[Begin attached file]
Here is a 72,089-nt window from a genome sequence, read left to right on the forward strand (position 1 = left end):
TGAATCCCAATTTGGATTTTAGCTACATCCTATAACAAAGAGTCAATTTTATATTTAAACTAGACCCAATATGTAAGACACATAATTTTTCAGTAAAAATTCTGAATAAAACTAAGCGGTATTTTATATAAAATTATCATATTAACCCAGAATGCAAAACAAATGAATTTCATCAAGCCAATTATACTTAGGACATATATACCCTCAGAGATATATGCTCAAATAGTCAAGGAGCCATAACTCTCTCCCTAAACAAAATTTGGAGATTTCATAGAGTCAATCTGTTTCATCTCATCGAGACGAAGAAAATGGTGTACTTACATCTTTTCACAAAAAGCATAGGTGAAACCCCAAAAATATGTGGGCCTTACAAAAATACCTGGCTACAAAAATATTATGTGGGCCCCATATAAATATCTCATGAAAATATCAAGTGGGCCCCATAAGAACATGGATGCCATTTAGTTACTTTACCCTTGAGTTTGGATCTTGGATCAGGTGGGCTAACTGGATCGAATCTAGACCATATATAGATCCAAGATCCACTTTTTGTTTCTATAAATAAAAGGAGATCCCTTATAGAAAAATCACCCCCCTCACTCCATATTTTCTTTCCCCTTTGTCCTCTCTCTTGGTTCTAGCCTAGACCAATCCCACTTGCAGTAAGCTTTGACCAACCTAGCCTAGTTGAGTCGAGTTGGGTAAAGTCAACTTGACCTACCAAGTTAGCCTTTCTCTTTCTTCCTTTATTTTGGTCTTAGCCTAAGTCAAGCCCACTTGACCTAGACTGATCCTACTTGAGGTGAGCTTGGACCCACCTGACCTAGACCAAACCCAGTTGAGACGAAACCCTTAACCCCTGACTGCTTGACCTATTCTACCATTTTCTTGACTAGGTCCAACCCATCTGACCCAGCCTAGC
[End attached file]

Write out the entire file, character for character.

Here is a 72,089-nt window from a genome sequence, read left to right on the forward strand (position 1 = left end):
TGAATCCCAATTTGGATTTTAGCTACATCCTATAACAAAGAGTCAATTTTATATTTAAACTAGACCCAATATGTAAGACACATAATTTTTCAGTAAAAATTCTGAATAAAACTAAGCGGTATTTTATATAAAATTATCATATTAACCCAGAATGCAAAACAAATGAATTTCATCAAGCCAATTATACTTAGGACATATATACCCTCAGAGATATATGCTCAAATAGTCAAGGAGCCATAACTCTCTCCCTAAACAAAATTTGGAGATTTCATAGAGTCAATCTGTTTCATCTCATCGAGACGAAGAAAATGGTGTACTTACATCTTTTCACAAAAAGCATAGGTGAAACCCCAAAAATATGTGGGCCTTACAAAAATACCTGGCTACAAAAATATTATGTGGGCCCCATATAAATATCTCATGAAAATATCAAGTGGGCCCCATAAGAACATGGATGCCATTTAGTTACTTTACCCTTGAGTTTGGATCTTGGATCAGGTGGGCTAACTGGATCGAATCTAGACCATATATAGATCCAAGATCCACTTTTTGTTTCTATAAATAAAAGGAGATCCCTTATAGAAAAATCACCCCCCTCACTCCATATTTTCTTTCCCCTTTGTCCTCTCTCTTGGTTCTAGCCTAGACCAATCCCACTTGCAGTAAGCTTTGACCAACCTAGCCTAGTTGAGTCGAGTTGGGTAAAGTCAACTTGACCTACCAAGTTAGCCTTTCTCTTTCTTCCTTTATTTTGGTCTTAGCCTAAGTCAAGCCCACTTGACCTAGACTGATCCTACTTGAGGTGAGCTTGGACCCACCTGACCTAGACCAAACCCAGTTGAGACGAAACCCTTAACCCCTGACTGCTTGACCTATTCTACCATTTTCTTGACTAGGTCCAACCCATCTGACCCAGCCTAGC